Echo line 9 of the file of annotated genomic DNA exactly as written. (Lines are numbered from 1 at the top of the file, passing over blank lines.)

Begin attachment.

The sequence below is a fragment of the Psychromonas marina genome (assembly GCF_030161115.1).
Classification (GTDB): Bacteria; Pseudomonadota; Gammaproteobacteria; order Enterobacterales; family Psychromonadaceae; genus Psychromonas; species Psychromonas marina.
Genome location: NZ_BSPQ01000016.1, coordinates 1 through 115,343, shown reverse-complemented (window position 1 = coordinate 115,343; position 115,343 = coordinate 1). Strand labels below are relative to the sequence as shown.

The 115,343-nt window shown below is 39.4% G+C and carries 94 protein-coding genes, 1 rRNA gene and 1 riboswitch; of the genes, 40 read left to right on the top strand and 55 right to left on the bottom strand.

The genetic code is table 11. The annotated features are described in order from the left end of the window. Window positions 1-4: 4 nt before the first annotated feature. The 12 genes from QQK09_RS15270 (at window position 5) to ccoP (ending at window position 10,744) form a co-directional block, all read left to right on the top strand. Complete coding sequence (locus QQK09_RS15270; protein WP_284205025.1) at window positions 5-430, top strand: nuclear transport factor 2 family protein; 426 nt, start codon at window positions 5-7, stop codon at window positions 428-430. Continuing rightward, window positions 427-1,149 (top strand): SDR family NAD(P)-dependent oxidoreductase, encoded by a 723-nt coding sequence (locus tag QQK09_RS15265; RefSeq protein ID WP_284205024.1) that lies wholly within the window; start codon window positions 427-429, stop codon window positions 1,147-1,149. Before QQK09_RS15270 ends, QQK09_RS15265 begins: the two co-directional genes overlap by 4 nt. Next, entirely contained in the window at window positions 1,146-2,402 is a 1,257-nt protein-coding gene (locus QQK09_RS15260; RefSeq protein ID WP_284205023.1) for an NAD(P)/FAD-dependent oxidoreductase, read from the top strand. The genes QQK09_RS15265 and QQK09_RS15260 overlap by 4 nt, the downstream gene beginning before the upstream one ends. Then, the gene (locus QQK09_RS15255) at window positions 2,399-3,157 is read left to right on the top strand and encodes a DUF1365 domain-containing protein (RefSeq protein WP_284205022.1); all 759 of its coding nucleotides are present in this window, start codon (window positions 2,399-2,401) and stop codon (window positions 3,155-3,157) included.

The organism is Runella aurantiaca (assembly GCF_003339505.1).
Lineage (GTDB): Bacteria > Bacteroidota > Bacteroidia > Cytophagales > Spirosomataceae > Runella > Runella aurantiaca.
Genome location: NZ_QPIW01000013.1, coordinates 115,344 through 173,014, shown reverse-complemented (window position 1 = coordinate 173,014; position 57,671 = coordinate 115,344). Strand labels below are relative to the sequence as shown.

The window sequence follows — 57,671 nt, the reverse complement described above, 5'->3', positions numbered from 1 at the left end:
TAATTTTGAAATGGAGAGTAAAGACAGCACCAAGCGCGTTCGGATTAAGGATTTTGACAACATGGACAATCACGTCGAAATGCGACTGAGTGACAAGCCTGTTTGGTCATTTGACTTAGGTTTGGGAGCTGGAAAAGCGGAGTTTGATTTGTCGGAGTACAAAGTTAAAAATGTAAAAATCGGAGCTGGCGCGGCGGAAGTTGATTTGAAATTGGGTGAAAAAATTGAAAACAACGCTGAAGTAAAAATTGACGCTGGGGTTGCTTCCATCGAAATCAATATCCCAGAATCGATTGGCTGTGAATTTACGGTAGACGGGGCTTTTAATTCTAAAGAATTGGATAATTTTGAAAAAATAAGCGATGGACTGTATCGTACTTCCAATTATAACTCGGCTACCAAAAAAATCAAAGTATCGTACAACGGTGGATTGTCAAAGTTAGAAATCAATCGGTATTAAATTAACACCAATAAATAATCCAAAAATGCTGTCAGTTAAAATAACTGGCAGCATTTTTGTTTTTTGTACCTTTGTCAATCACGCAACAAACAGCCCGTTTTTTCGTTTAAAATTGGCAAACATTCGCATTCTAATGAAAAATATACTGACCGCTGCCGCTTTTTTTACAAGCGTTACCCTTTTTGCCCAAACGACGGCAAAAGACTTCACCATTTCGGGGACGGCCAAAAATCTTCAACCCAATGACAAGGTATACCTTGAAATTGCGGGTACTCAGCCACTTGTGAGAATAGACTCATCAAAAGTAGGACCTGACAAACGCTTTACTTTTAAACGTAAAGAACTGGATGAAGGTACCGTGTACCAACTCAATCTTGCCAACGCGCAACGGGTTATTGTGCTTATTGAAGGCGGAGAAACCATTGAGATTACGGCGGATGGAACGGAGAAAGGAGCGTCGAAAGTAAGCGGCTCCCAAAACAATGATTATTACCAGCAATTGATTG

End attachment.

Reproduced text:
The window sequence follows — 57,671 nt, the reverse complement described above, 5'->3', positions numbered from 1 at the left end: